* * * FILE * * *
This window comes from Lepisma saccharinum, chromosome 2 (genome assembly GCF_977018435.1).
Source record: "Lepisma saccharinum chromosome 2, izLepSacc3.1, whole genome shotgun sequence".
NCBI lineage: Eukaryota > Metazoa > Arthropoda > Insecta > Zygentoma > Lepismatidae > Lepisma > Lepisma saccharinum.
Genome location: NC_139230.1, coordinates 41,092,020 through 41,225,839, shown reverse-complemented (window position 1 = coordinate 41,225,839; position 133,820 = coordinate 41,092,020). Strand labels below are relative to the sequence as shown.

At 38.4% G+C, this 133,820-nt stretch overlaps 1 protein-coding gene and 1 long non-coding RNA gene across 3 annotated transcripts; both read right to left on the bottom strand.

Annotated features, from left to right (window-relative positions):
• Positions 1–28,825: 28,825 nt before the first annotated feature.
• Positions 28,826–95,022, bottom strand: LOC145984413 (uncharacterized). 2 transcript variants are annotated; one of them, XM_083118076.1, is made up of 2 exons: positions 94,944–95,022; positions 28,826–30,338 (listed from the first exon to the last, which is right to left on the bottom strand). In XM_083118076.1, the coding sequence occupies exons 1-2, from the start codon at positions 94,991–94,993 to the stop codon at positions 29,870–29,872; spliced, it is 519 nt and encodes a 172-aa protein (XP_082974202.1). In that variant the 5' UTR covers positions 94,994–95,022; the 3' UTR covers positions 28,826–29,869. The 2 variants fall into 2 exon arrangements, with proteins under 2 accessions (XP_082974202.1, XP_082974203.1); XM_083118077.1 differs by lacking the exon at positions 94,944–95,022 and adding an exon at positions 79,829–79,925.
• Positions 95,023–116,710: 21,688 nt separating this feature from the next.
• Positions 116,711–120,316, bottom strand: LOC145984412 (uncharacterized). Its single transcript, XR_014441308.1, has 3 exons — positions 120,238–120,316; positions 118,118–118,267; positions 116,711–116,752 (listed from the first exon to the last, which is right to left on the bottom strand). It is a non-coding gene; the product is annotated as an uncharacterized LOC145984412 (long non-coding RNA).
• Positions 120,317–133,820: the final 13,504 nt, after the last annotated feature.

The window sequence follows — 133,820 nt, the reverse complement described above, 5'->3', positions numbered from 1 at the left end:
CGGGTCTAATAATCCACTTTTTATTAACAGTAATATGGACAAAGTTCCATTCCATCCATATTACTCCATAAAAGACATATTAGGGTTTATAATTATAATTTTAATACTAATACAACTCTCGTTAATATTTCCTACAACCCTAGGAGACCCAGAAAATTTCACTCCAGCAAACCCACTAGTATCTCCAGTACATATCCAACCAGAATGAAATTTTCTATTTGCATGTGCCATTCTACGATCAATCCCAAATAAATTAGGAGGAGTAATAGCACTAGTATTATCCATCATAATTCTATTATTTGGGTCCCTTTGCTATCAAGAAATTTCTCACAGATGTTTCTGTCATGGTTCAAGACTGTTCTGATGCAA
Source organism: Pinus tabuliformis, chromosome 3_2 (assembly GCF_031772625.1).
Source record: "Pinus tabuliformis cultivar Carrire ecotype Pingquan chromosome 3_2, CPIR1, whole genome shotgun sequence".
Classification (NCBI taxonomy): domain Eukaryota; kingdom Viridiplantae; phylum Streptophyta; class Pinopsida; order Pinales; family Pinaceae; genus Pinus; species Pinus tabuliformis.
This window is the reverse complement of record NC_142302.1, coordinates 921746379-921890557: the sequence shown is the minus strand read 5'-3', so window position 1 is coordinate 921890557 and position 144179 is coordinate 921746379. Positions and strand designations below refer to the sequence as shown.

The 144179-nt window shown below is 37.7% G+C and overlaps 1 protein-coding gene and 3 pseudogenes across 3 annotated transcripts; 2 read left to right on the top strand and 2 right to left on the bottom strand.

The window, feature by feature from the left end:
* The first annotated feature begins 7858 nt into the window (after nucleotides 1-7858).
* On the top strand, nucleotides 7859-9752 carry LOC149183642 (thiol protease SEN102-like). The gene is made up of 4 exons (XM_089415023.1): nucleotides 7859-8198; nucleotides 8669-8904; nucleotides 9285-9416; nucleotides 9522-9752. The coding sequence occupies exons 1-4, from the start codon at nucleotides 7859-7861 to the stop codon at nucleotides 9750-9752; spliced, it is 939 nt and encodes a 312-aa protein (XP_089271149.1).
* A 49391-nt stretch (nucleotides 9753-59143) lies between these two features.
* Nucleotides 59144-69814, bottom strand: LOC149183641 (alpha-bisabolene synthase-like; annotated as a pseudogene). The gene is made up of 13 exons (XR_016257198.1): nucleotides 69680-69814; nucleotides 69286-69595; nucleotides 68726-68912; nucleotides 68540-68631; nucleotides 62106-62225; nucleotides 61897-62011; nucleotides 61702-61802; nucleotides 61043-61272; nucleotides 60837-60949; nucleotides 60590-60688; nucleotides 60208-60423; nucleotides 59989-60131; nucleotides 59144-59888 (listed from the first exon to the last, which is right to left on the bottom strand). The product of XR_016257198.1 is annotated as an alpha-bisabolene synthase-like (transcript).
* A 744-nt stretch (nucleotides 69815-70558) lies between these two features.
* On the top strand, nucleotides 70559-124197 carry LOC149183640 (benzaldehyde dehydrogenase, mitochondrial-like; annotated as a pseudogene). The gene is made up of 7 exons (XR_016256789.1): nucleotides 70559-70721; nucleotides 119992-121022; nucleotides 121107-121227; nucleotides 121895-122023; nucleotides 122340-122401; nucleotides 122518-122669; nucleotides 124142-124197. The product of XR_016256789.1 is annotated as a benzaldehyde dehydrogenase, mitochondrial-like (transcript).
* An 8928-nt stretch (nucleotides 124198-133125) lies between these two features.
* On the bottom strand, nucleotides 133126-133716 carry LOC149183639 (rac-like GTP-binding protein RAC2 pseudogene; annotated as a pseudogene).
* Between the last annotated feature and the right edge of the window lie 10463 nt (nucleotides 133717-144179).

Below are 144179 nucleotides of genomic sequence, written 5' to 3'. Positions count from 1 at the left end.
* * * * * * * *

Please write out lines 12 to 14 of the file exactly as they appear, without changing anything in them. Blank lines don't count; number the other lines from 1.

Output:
The window sequence follows — 133,820 nt, the reverse complement described above, 5'->3', positions numbered from 1 at the left end:
CGGGTCTAATAATCCACTTTTTATTAACAGTAATATGGACAAAGTTCCATTCCATCCATATTACTCCATAAAAGACATATTAGGGTTTATAATTATAATTTTAATACTAATACAACTCTCGTTAATATTTCCTACAACCCTAGGAGACCCAGAAAATTTCACTCCAGCAAACCCACTAGTATCTCCAGTACATATCCAACCAGAATGAAATTTTCTATTTGCATGTGCCATTCTACGATCAATCCCAAATAAATTAGGAGGAGTAATAGCACTAGTATTATCCATCATAATTCTATTATTTGGGTCCCTTTGCTATCAAGAAATTTCTCACAGATGTTTCTGTCATGGTTCAAGACTGTTCTGATGCAA
Source organism: Pinus tabuliformis, chromosome 3_2 (assembly GCF_031772625.1).